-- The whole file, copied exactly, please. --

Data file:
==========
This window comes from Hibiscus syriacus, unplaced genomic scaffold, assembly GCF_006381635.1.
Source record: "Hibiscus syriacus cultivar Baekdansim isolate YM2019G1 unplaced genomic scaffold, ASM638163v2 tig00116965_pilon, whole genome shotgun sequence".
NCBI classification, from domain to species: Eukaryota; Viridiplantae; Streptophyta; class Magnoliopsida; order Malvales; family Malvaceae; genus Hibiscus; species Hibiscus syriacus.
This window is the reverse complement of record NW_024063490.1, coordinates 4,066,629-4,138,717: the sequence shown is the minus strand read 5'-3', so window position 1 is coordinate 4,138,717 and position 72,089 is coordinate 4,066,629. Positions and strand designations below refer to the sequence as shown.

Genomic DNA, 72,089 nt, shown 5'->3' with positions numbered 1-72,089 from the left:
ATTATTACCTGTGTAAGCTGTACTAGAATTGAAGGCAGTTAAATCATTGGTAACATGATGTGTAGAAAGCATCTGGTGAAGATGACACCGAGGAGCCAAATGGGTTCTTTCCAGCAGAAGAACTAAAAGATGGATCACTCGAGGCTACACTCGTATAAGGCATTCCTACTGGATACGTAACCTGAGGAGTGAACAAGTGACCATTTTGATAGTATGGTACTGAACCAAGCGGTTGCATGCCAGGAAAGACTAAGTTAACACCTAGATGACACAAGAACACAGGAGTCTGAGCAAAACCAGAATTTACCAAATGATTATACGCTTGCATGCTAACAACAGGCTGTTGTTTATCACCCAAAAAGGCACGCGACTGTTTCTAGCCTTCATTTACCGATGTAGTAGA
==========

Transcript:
This window comes from Hibiscus syriacus, unplaced genomic scaffold, assembly GCF_006381635.1.
Source record: "Hibiscus syriacus cultivar Baekdansim isolate YM2019G1 unplaced genomic scaffold, ASM638163v2 tig00116965_pilon, whole genome shotgun sequence".
NCBI classification, from domain to species: Eukaryota; Viridiplantae; Streptophyta; class Magnoliopsida; order Malvales; family Malvaceae; genus Hibiscus; species Hibiscus syriacus.
This window is the reverse complement of record NW_024063490.1, coordinates 4,066,629-4,138,717: the sequence shown is the minus strand read 5'-3', so window position 1 is coordinate 4,138,717 and position 72,089 is coordinate 4,066,629. Positions and strand designations below refer to the sequence as shown.

Genomic DNA, 72,089 nt, shown 5'->3' with positions numbered 1-72,089 from the left:
ATTATTACCTGTGTAAGCTGTACTAGAATTGAAGGCAGTTAAATCATTGGTAACATGATGTGTAGAAAGCATCTGGTGAAGATGACACCGAGGAGCCAAATGGGTTCTTTCCAGCAGAAGAACTAAAAGATGGATCACTCGAGGCTACACTCGTATAAGGCATTCCTACTGGATACGTAACCTGAGGAGTGAACAAGTGACCATTTTGATAGTATGGTACTGAACCAAGCGGTTGCATGCCAGGAAAGACTAAGTTAACACCTAGATGACACAAGAACACAGGAGTCTGAGCAAAACCAGAATTTACCAAATGATTATACGCTTGCATGCTAACAACAGGCTGTTGTTTATCACCCAAAAAGGCACGCGACTGTTTCTAGCCTTCATTTACCGATGTAGTAGA